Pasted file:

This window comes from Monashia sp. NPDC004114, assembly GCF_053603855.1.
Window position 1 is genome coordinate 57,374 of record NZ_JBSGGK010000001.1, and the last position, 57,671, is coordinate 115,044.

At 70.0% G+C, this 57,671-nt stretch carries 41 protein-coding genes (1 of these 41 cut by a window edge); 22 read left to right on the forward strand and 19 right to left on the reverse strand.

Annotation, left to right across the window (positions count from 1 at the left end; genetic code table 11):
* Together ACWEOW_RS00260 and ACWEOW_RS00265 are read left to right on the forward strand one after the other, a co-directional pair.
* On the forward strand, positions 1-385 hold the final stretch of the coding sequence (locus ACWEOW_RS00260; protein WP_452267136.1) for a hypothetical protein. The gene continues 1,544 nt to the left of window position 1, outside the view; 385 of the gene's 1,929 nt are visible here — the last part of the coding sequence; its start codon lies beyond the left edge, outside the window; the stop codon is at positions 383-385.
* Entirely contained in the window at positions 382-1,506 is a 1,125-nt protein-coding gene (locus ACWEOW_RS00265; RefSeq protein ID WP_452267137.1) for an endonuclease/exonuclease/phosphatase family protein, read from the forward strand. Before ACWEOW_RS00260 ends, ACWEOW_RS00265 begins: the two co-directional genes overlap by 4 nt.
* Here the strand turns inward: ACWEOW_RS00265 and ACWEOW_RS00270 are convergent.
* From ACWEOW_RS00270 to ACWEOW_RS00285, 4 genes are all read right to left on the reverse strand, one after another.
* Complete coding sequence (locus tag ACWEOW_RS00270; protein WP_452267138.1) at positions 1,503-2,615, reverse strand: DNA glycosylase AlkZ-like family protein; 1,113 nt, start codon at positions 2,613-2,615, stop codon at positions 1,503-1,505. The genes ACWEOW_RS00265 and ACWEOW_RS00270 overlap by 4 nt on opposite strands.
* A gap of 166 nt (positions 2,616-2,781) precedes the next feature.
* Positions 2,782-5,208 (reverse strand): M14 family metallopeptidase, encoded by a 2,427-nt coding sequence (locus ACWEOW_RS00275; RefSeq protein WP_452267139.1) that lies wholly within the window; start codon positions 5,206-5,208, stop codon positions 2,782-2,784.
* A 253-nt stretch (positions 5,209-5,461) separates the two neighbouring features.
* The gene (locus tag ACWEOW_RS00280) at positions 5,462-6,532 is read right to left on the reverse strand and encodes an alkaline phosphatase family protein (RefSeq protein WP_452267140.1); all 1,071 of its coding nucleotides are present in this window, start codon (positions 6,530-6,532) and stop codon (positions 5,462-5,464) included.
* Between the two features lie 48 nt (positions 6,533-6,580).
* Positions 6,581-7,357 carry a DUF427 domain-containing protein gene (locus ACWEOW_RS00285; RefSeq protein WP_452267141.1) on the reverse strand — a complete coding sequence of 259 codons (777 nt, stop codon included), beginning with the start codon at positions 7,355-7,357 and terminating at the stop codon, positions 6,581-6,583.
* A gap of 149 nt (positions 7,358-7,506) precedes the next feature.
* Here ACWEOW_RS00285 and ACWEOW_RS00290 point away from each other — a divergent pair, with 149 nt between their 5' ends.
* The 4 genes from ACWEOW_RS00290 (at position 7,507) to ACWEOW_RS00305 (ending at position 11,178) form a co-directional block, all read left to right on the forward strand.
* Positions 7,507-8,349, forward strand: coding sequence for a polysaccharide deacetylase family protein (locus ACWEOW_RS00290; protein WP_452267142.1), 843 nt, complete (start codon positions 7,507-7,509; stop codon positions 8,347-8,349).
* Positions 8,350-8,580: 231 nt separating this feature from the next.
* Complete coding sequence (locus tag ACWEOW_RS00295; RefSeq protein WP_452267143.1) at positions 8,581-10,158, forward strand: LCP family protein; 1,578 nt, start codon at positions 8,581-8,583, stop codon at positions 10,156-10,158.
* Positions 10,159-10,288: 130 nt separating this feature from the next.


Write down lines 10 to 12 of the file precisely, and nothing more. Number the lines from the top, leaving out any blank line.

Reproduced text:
* Complete coding sequence (locus tag ACWEOW_RS00270; protein WP_452267138.1) at positions 1,503-2,615, reverse strand: DNA glycosylase AlkZ-like family protein; 1,113 nt, start codon at positions 2,613-2,615, stop codon at positions 1,503-1,505. The genes ACWEOW_RS00265 and ACWEOW_RS00270 overlap by 4 nt on opposite strands.
* A gap of 166 nt (positions 2,616-2,781) precedes the next feature.
* Positions 2,782-5,208 (reverse strand): M14 family metallopeptidase, encoded by a 2,427-nt coding sequence (locus ACWEOW_RS00275; RefSeq protein WP_452267139.1) that lies wholly within the window; start codon positions 5,206-5,208, stop codon positions 2,782-2,784.